Flying blind: trying to follow advice

Giving advice is one of the ways in which we feel we are being most helpful, when listening to someone’s problems. It feels like a concrete offering, a real thing we are giving, and when we can’t think of a great idea, we think we have failed our friend, and apologise. And yet who takes up unsolicited advice? There’s a great story (which I can’t verify at the moment) of the C19th author Wilkie Collins, stuck for a name for his new novel, complaining about it to his friend Charles Dickens who promptly came up with a list of twenty or so. Collins didn’t take up any of his friend’s suggestions, and eventually came up with his own.

How much worse it can be if you never get a chance to think through things yourself. Imagine a person learning to pilot a plane, their own little individual aircraft of life. They’re sitting at the controls, the engine is running, they’re nervous, looking at the instruments and assimilating lots of information. The trainer comes in behind them and starts to insist: ‘you want to get airborne quickly? I can tell you exactly what you need to do, just follow my instructions’. The tentative pilot panics, thinking ‘I’m not doing well enough, learning fast enough, they must think I’m not going to choose well, I might crash!’ If they follow the instructions it might be in blind fear that they must do something, but like flying the plane with a blindfold on. They will never learn to read the instruments for themselves, know how to get airborne, respond subtly to the weather and conditions. If they do get airborne they won’t know how they did it.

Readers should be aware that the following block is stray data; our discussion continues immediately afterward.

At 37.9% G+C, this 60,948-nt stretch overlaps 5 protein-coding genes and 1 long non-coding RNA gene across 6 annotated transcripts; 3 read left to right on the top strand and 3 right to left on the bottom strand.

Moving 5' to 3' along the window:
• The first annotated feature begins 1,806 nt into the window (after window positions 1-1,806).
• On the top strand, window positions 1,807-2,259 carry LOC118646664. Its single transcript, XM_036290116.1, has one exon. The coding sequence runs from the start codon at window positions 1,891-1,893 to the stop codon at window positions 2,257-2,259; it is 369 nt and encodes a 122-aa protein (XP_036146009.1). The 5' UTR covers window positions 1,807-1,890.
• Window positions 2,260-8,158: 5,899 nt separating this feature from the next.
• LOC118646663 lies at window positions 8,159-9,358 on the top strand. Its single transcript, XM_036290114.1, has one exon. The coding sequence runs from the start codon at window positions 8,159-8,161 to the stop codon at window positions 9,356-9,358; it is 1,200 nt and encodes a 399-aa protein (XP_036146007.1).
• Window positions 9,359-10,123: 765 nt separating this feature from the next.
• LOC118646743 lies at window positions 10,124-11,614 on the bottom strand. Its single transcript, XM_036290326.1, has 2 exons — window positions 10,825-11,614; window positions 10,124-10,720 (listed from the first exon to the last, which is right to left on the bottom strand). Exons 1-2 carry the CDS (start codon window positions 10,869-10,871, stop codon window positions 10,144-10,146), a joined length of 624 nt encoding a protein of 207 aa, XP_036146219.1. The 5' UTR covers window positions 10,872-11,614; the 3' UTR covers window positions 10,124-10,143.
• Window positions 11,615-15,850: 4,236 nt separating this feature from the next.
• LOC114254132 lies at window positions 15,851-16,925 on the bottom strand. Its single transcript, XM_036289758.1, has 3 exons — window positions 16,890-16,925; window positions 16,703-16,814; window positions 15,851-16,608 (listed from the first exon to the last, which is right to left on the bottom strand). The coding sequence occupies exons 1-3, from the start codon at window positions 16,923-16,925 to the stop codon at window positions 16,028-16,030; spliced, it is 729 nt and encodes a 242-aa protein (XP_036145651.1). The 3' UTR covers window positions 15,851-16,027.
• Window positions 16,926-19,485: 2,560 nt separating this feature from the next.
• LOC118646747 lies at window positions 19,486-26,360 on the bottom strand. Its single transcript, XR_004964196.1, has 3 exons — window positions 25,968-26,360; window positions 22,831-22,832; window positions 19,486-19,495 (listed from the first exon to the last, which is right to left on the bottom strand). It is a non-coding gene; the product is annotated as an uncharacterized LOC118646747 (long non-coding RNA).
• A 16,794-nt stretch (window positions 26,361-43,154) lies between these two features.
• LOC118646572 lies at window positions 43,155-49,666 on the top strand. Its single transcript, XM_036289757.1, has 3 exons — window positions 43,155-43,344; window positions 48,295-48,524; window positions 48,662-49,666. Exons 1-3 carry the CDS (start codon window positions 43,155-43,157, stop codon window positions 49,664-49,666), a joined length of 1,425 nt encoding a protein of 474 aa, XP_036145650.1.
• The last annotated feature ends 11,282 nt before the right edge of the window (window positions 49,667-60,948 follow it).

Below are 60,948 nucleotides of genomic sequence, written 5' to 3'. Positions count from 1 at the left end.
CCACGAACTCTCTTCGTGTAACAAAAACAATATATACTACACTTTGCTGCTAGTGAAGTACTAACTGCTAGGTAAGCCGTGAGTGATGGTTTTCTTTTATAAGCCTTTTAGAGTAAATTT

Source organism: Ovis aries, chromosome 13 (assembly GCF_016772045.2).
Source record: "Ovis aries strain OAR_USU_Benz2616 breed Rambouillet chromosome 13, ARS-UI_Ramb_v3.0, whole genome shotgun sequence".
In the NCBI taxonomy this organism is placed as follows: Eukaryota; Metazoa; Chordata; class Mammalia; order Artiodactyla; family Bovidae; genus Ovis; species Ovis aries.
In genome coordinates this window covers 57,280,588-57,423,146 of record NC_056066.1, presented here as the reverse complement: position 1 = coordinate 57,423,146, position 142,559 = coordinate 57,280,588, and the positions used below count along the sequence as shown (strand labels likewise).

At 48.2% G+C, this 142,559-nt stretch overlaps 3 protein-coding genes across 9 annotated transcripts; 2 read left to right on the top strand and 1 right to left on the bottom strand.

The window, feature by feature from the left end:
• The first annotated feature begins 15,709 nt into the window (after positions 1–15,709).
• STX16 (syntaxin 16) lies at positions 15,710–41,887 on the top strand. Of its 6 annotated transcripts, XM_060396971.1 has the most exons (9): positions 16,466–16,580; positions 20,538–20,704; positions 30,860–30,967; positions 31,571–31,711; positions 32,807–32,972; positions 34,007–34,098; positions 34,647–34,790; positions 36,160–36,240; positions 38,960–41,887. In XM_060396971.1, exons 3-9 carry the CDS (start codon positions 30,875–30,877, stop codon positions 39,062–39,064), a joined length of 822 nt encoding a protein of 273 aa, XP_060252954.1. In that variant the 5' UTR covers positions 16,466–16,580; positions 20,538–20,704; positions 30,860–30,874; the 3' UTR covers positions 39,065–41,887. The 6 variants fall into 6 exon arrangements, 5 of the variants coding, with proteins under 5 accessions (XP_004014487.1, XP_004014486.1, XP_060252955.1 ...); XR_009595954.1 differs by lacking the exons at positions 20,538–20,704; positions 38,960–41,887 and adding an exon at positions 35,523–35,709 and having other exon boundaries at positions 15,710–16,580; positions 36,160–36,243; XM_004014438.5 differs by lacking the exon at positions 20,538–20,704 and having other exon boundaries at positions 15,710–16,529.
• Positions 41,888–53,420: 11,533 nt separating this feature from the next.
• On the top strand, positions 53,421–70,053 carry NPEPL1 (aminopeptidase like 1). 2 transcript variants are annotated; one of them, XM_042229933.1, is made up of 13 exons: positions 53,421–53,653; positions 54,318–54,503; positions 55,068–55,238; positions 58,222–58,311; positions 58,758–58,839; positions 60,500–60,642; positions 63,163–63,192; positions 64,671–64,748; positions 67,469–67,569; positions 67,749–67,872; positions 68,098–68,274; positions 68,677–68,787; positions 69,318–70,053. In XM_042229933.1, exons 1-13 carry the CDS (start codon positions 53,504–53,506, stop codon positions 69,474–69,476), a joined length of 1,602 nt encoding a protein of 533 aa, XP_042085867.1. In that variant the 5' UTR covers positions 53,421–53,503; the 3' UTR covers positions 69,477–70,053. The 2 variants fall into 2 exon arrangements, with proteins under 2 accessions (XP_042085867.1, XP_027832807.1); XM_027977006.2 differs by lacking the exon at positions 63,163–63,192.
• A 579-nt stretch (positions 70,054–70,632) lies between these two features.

And they may not know where to go from there. The other alternative is to abandon the attempt to take off, paralysed by fear or indecision. This is what can happen if other people try to do your thinking for you, often from the best of intentions and care. What matters is that you get there yourself, learning to read your own instruments of intuition, experience, character and temperament, trusting your own judgement.

Three years ago I stumbled across the Thinking Environment, developed by Nancy Kline and described by her quite simply as a method designed to help people think for themselves. At its core is the positive philosphical choice that humans are intelligent, creative, care for others and can solve most of their problems themselves. You get the chance to think, aloud, to someone who is only listening to ignite your thoughts, not just to reply, and trusts that you will find your way. It was incredibly heartening to me, and has helped me to build my own trust in myself. Without that, I feel like I’m flying blind.

3 thoughts on “Flying blind: trying to follow advice

  1. I laughed heartily at the idea that someone would turn down Charles Dickens suggestions for a book title. For me there is an immense joy and pleasure in working things out for myself.
    Thanks for your appreciation of The Thinking Environment®.

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